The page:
GII 2019 Key Findings

Among notable GII key findings (Annex 2) this year:

The global landscape of science, innovation, and technology has undergone important shifts over the last decades. Middle-income economies, especially in Asia, are increasingly contributing to global research and development (R&D) and international patenting rates via WIPO’s International Patent System; The GII 2019 shows that public R&D expenditures – particularly in some high-income economies – are growing slowly or not at all. This raises concerns given the public sector’s central role in funding basic R&D and blue-sky research, which are key to future innovations;

Increased protectionism poses risks. If left uncontained, it will lead to a slowdown of growth in innovation productivity and diffusion across the globe; Innovation inputs and outputs are still concentrated in very few economies. Divides also persist in how effectively economies obtain return on their innovation investments. Some economies achieve more with less;

Most top science and technology clusters are in the U.S., China, and Germany, whlie Brazil, India, Iran, the Russian Federation, and Turkey also feature in the top 100 list. The top five clusters: Tokyo-Yokohama (Japan); Shenzhen-Hong Kong, China (China); Seoul (Republic of Korea); Beijing (China); San Jose-San Francisco (U.S.).

While the Global Innovation Index ranks economies according to their innovation capacity and performance, it also provides valuable insights into the dynamics of global innovation: It highlights economies that excel in innovation and those that are more successful in translating investments in innovation inputs into innovation outputs. Lessons from these innovation leaders provide useful guidance on innovation policy for others,” said Soumitra Dutta, Former Dean and Professor of Management at Cornell University, a GII co-publisher.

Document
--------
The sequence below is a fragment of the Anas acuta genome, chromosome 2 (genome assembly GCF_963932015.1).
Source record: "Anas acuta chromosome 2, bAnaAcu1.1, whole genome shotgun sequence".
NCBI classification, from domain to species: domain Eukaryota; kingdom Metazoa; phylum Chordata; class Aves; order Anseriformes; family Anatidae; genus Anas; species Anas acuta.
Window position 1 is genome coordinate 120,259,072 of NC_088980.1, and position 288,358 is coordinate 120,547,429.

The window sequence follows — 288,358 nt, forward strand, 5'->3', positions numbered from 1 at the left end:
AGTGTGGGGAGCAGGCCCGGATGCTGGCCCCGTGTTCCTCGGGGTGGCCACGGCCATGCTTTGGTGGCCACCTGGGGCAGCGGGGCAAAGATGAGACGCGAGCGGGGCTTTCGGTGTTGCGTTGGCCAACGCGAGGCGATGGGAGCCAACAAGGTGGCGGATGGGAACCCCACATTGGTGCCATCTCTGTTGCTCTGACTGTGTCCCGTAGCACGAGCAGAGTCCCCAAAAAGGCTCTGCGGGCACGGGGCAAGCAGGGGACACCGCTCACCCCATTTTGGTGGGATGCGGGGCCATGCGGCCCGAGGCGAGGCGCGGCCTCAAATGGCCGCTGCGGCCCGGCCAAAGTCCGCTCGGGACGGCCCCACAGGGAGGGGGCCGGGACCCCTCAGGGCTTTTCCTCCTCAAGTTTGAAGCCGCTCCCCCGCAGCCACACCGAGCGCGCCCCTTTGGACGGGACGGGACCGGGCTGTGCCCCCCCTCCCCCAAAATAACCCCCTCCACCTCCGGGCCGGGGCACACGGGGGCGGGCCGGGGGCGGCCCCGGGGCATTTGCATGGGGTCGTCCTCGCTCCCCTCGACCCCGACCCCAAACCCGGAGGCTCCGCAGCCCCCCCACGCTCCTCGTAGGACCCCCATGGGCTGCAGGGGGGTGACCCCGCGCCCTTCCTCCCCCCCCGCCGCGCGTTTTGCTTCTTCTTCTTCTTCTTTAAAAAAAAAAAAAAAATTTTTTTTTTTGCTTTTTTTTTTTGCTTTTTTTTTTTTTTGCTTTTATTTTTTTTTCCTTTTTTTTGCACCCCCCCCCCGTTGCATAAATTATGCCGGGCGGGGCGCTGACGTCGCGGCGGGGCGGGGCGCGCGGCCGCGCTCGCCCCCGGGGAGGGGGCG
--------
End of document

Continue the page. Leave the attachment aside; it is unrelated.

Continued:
GII 2019 Theme: “Creating Healthy Lives – The Future of Medical Innovation”

The GII 2019 theme is “Creating Healthy Lives – The Future of Medical Innovation.” Through a healthcare theme section and 16 chapters from notable contributors, the GII 2019 looks at how medical innovation, including the use of artificial intelligence (AI), genomics, and mobile-phone based health applications, will transform the delivery of healthcare.

Innovation in the field of health is now being increasingly driven by data (Internet of Things) and artificial intelligence, in both diagnosis and prognosis. Unprecedented challenges need urgent attention in ethical, social and economic dimensions. As the power of medical decisions moves farther away from medical professions, regulators, governments, business and civil society need to establish limits to the ways in which the holders of big data and advanced algorithms can make or influence health decisions. In the absence of swift action, innovation in health and medicine may become a significant source of inequality,” said Bruno Lanvin, INSEAD Executive Director for Global Indices.

Co-published by INSEAD, WIPO, a specialised agency of the United Nations, and Cornell University, the GII is a leading benchmarking tool for business executives, policy makers and others seeking insight into the state of innovation around the world.